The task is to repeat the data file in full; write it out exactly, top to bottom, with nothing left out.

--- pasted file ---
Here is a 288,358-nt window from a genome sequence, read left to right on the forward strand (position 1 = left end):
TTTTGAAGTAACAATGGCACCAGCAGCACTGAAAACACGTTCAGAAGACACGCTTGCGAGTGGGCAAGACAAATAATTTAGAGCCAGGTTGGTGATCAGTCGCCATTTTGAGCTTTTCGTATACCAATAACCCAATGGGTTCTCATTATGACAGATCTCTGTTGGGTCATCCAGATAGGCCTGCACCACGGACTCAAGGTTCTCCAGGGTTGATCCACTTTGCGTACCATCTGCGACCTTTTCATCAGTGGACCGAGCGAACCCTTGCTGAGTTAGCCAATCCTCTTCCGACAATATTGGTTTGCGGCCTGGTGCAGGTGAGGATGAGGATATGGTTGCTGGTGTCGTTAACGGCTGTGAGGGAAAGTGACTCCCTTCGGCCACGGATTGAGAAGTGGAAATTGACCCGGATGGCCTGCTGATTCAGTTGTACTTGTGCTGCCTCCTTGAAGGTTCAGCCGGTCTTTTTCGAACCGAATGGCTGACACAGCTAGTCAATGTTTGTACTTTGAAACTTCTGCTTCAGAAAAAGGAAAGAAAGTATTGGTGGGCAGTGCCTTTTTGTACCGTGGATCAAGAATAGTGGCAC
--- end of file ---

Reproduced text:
Here is a 288,358-nt window from a genome sequence, read left to right on the forward strand (position 1 = left end):
TTTTGAAGTAACAATGGCACCAGCAGCACTGAAAACACGTTCAGAAGACACGCTTGCGAGTGGGCAAGACAAATAATTTAGAGCCAGGTTGGTGATCAGTCGCCATTTTGAGCTTTTCGTATACCAATAACCCAATGGGTTCTCATTATGACAGATCTCTGTTGGGTCATCCAGATAGGCCTGCACCACGGACTCAAGGTTCTCCAGGGTTGATCCACTTTGCGTACCATCTGCGACCTTTTCATCAGTGGACCGAGCGAACCCTTGCTGAGTTAGCCAATCCTCTTCCGACAATATTGGTTTGCGGCCTGGTGCAGGTGAGGATGAGGATATGGTTGCTGGTGTCGTTAACGGCTGTGAGGGAAAGTGACTCCCTTCGGCCACGGATTGAGAAGTGGAAATTGACCCGGATGGCCTGCTGATTCAGTTGTACTTGTGCTGCCTCCTTGAAGGTTCAGCCGGTCTTTTTCGAACCGAATGGCTGACACAGCTAGTCAATGTTTGTACTTTGAAACTTCTGCTTCAGAAAAAGGAAAGAAAGTATTGGTGGGCAGTGCCTTTTTGTACCGTGGATCAAGAATAGTGGCAC